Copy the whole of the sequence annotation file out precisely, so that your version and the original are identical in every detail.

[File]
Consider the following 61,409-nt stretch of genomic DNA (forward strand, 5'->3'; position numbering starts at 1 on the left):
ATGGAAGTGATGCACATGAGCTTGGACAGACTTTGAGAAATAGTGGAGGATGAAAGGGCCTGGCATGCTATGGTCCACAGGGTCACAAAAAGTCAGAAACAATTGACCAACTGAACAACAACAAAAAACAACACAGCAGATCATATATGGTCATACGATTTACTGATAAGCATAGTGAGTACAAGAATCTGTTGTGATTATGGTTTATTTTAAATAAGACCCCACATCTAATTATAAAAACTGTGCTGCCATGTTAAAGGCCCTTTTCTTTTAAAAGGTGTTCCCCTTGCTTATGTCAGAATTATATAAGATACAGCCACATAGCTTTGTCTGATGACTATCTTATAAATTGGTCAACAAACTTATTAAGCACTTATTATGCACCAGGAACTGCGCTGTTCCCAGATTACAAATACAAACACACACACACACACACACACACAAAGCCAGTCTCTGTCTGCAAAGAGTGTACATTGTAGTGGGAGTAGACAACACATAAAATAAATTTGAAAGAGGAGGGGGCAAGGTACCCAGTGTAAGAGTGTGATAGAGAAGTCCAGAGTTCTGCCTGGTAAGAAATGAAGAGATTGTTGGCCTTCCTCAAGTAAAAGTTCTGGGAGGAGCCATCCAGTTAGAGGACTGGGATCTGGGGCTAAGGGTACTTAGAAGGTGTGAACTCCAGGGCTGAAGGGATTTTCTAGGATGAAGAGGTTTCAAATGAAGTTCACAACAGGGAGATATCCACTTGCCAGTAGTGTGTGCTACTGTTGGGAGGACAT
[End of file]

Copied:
Consider the following 61,409-nt stretch of genomic DNA (forward strand, 5'->3'; position numbering starts at 1 on the left):
ATGGAAGTGATGCACATGAGCTTGGACAGACTTTGAGAAATAGTGGAGGATGAAAGGGCCTGGCATGCTATGGTCCACAGGGTCACAAAAAGTCAGAAACAATTGACCAACTGAACAACAACAAAAAACAACACAGCAGATCATATATGGTCATACGATTTACTGATAAGCATAGTGAGTACAAGAATCTGTTGTGATTATGGTTTATTTTAAATAAGACCCCACATCTAATTATAAAAACTGTGCTGCCATGTTAAAGGCCCTTTTCTTTTAAAAGGTGTTCCCCTTGCTTATGTCAGAATTATATAAGATACAGCCACATAGCTTTGTCTGATGACTATCTTATAAATTGGTCAACAAACTTATTAAGCACTTATTATGCACCAGGAACTGCGCTGTTCCCAGATTACAAATACAAACACACACACACACACACACACACAAAGCCAGTCTCTGTCTGCAAAGAGTGTACATTGTAGTGGGAGTAGACAACACATAAAATAAATTTGAAAGAGGAGGGGGCAAGGTACCCAGTGTAAGAGTGTGATAGAGAAGTCCAGAGTTCTGCCTGGTAAGAAATGAAGAGATTGTTGGCCTTCCTCAAGTAAAAGTTCTGGGAGGAGCCATCCAGTTAGAGGACTGGGATCTGGGGCTAAGGGTACTTAGAAGGTGTGAACTCCAGGGCTGAAGGGATTTTCTAGGATGAAGAGGTTTCAAATGAAGTTCACAACAGGGAGATATCCACTTGCCAGTAGTGTGTGCTACTGTTGGGAGGACAT